Best Financial Infographics of 2009
December 23, 2009 11:51 AM   Subscribe

 
As a Canadian, I pay taxes on the uranium I bought with my student loans many years ago.
posted by blue_beetle at 11:52 AM on December 23, 2009 [1 favorite]


Finally, a place on the internet to get simplistic formulations of tax vs income!
posted by DU at 11:55 AM on December 23, 2009


Adding the infoporn tag.
posted by Afroblanco at 11:57 AM on December 23, 2009


Ugh, the "Who Is Paying Taxes" infographic is obnoxious and misleading. To quote a commenter,
this chart ignores sales tax, which hits the lower classes harder … it ignores Social Security taxes … it ignores state, local and other taxes … the Federal Income Tax is not in any way an accurate measure of the total tax burden each American faces
posted by kathrineg at 11:59 AM on December 23, 2009 [24 favorites]


Almost 47% of US households don't owe any Federal income taxes. Ignoring state income taxes, local wage (aka "Earned income") taxes, real estate taxes, sales taxes... this is dangerously, outrageously misleading. For that matter, are they including Medicare or Social Security taxes in this? I suspect not. 'Cause we all pay those.
posted by Tomorrowful at 12:01 PM on December 23, 2009 [4 favorites]


47% of households have zero federal income tax liability. That is a very different thing than 'do not have to pay taxes'. I expect the % of households that do not have to pay taxes is very close to 0.
posted by nightwood at 12:01 PM on December 23, 2009 [2 favorites]


Right, I should have specified federal taxes. My bad.
posted by desjardins at 12:02 PM on December 23, 2009


the Federal Income Tax is not in any way an accurate measure of the total tax burden each American faces

Not to mention the fact that the "burden one faces" is not well-represented by "share of the total that is contributed to". The actual burden is how to pay for necessities *after* taxes are paid, which is a function of absolute dollars left not percentage of income.
posted by DU at 12:04 PM on December 23, 2009


Actually, it should read federal income taxes - because many of those households are likely to be paying federal payroll taxes (and some paying both the employee and employer portions) while still not having federal income tax liability.
posted by nightwood at 12:08 PM on December 23, 2009


Their infographic on The Descent into Credit Card Debt literally made me nauseous. And I mean that as the highest compliment.
posted by ErikaB at 12:08 PM on December 23, 2009


The graphic is misleading, as it should have pointed out that the fed gov collects about $1 trillion in income tax a year, not just in taxes. It actually should be labeled better to show that it does not include other taxes, such as sales, property, medicare, social security, etc, that are collected by the government.
posted by jabberjaw at 12:09 PM on December 23, 2009


To use myself as an example, only about a third of my taxes are Federal Withholding (eg, income tax.) The rest are all state, federal, and local taxes, pretty much all of which are totally flat - eg, the percentage paid is the same for everyone, regardless of income.
posted by Tomorrowful at 12:11 PM on December 23, 2009


I wish I could pay off my student loans in 10 years.

as it stands 40 is more likely
posted by Lutoslawski at 12:21 PM on December 23, 2009


I just want to point out that President Obama's requested budget for 2010 has 63% of the total being allocated for military or national security spending.

I'm really not sure how to feel about that.

Actually, I am, I just don't know how to articulate those feelings.
posted by Avenger at 12:30 PM on December 23, 2009 [4 favorites]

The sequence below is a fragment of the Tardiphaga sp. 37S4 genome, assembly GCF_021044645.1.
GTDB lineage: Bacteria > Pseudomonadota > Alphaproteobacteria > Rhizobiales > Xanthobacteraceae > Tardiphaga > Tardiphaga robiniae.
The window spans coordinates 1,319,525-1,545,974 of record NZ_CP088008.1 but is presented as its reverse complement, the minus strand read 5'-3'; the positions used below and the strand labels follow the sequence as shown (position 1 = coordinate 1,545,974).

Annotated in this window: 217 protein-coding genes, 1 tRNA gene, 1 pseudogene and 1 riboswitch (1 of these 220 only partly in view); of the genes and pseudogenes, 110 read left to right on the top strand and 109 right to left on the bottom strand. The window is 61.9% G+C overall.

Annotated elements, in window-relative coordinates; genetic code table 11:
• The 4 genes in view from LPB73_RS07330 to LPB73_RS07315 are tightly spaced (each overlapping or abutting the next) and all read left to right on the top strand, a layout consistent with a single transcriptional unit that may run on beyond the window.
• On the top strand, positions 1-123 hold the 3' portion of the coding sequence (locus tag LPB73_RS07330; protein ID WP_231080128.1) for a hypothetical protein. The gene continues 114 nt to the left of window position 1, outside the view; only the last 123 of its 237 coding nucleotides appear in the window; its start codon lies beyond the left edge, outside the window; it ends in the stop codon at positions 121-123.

desjardins, it's not your fault. It's labeled in a misleading way. I couldn't figure out why until I read the comments.

Payroll taxes are awfully regressive. I hate that about them.

I expect the % of households that do not have to pay taxes is very close to 0.

I know households like this--under the table work. Unless you count sales taxes, in which case I know of no households like this.
posted by kathrineg at 12:32 PM on December 23, 2009


I hate sticking a factoid in a plot and pretending like it teaches you something.
posted by a robot made out of meat at 12:50 PM on December 23, 2009


South Africa is not a top producer of diamonds. ??
posted by Jumpin Jack Flash at 1:27 PM on December 23, 2009


katherineg FTW...I was under the impression that all workers pay the payroll tax.
posted by Hypnotic Chick at 1:34 PM on December 23, 2009


The "not paying federal income taxes" one is interesting to me. I am a Quaker, and some Quakers live deliberately on a poverty-level income in order to avoid paying taxes to support the military. Setting aside whether that's an effective choice or whatever, I have always been struck by its lack of sophistication. At the same time that people I knew were doing that, my family was living on $50-60k/year and having no federal tax liability at all because of the deductions we were able to take. I thought some Quakers I knew were suffering needlessly for their convictions.
posted by not that girl at 1:39 PM on December 23, 2009


Hypnotic Chick, I am friends with a handful of nannies, none of whom pay payroll tax. This is to the benefit of their employers, and to a lesser extent, to them, because they don't get unemployment benefits, nor are they contributing towards social security tax credits (or whatever). Of course, for an immigrant who is not likely to receive those benefits anyway, it is an obvious choice.
posted by kathrineg at 1:44 PM on December 23, 2009


And Canada produces more uranium than any other country.

Yes, we do. Some of it gets converted into the bullshit I type on MetaFilter. Living betwixt twelve CANDU reactors has its perks.
posted by Sys Rq at 1:44 PM on December 23, 2009


I like the world commodity production chart. Finally, incontrovertible proof that the United states of America is the world's cornhole.
posted by rusty at 1:45 PM on December 23, 2009


The actual burden is how to pay for necessities *after* taxes are paid, which is a function of absolute dollars left not percentage of income.

Am I reading this right in understanding that you are saying that, if a person is required to pay as tax 100% of what they make above what is necessary to pay for necessities, they have no actual tax burden?
posted by The World Famous at 1:51 PM on December 23, 2009


not that girl: "I thought some Quakers I knew were suffering needlessly for their convictions."

I think there's something to be said for purposefully absenting yourself from a system instead of reaping the benefits of working within it, even though the end result might be the same.